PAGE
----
Mike Flynn’s DIA Employees Were Told ‘Makeup Helps Women Look More Attractive’

Lauren Tuck
News Editor
Yahoo Beauty
Donald Trump (L) jokes with retired Gen. Michael Flynn as they speak at a rally at Grand Junction Regional Airport on October 18, 2016 in Grand Junction Colorado. (Photo: George Frey/Getty Images)
Donald Trump, left, jokes with retired Gen. Michael Flynn at a rally at Grand Junction Regional Airport on Oct. 18, 2016, in Grand Junction, Colo. (Photo: George Frey/Getty Images)

On Friday, President-elect Donald Trump’s office announced that retired Lt. Gen. Mike Flynn had accepted his offer to serve as national security adviser. Flynn served as the chief of the Defense Intelligence Agency, but was supposedly forced to step down because of his controversial views and a contentious relationship with the White House and other senior officials. Such opinions were not the only contentious aspects of his tenure. As reported by the Daily Beast, a DIA presentation in 2013 urged the agency’s female employees to apply makeup to appear more attractive, wear clothes to accentuate one’s features, and encouraged high heels.

The documents accompanying the presentation in January 2013, which Susan Strednansky, public affairs officer at the DIA, described as “informal,” were obtained by MuckRock in 2013 through a Freedom of Information request. While the briefing was addressed to both genders, men were instructed that dark suits appear more authoritative in the workplace and “suspenders = elegance,” while women were told to straddle the line between the “Plain Jane” look and items that highlight “the positive/disguise the negative” and do not stand out as “flamboyant, gaudy, attention-drawing.”

Slide titles included “Dress considerations for women,” ‘Body size and shape considerations,” and “What not to wear.” Some suggestions for women included paying attention to trends and adapting the latest look to an individual’s figure and personality, avoiding tight-fitting clothing and items that were too big/too small, shunning certain fabrics, and so on. The presentation also noted that “open-toe shoes are no longer a faux-pas as long as worn with suit pants or skirt” and that low to moderate heels were recommended.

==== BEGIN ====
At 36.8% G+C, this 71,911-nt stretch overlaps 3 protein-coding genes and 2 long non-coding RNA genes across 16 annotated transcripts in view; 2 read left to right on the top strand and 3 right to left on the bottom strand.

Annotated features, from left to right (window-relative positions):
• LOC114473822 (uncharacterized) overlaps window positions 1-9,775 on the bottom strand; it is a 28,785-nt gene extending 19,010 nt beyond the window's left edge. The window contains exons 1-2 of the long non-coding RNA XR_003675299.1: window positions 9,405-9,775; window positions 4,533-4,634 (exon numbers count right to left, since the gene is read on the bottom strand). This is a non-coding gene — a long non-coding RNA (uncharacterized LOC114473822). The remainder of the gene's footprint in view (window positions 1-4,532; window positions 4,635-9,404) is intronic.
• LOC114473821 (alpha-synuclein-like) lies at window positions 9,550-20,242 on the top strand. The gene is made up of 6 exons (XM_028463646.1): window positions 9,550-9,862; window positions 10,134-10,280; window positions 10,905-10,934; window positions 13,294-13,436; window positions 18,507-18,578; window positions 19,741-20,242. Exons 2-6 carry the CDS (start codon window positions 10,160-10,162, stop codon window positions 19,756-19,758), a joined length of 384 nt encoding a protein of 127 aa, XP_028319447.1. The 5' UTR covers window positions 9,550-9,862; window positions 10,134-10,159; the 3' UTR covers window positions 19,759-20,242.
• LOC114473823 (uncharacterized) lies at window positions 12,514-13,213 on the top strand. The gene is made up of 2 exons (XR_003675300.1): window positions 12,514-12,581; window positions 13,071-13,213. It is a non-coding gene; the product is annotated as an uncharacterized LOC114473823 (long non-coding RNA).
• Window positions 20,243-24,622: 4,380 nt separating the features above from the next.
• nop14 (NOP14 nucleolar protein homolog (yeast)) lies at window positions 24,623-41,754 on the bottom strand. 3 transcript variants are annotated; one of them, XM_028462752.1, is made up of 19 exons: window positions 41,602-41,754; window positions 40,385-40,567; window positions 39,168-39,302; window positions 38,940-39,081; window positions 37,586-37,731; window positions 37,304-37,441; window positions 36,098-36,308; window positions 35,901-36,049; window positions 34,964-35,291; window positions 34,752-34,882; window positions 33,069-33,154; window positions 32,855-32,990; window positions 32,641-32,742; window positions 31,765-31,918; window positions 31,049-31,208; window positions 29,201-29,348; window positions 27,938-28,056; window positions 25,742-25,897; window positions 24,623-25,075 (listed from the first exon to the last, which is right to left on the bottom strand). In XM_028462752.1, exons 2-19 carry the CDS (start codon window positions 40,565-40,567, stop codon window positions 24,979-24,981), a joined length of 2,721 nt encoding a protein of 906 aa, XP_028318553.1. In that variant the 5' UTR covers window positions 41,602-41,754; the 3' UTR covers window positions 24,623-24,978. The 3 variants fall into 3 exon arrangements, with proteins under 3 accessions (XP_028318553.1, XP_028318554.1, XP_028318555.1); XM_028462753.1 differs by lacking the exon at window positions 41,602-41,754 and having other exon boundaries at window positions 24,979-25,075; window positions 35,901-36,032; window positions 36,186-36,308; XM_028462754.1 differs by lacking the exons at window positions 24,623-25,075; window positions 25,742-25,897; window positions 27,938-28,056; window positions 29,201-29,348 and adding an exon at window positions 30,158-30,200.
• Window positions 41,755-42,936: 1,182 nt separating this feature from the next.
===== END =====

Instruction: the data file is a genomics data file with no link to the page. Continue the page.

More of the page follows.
As for makeup tips, the presentation suggested that the “Plain Jane” look could be avoided by finding a perfect product balance. The line was that coordinated makeup communicates that an individual is moving assertively toward identified goals, but that too much makeup can distract from a professional look. The document noted that “makeup helps women look more attractive.”

“I’m not going to deny that it exists, and it was bad. It was inappropriate for sure,” Strednansky, the public affairs officer at the DIA, said at the time. “Neither the agency nor the leadership has condoned anything that was in that briefing.”

In a memo to employees that was also obtained by MuckRock, which responded to the presentation, Flynn apologized for the “unnecessary and serious distraction” the “highly offensive” briefing had caused. He added that the intention was “pure of heart and intended to help… but even smart people do dumb things sometimes. That said, no one is going to be taken to the wood shed over this. They’ll require some counseling (to be sure) on what it means to think before you act.”

Throughout the election, Flynn served as a surrogate for Trump and defended his behavior as evidenced in the leaked Billy Bush tape, and after many women came forward to accuse of Trump of unwanted advances and sexual assault. Flynn also called former Secretary of State Hillary Clinton “really stupid” for introducing into the news cycle former Miss Universe Alicia Machado, whom Trump had called “Miss Piggy” and “Miss Housekeeping.”

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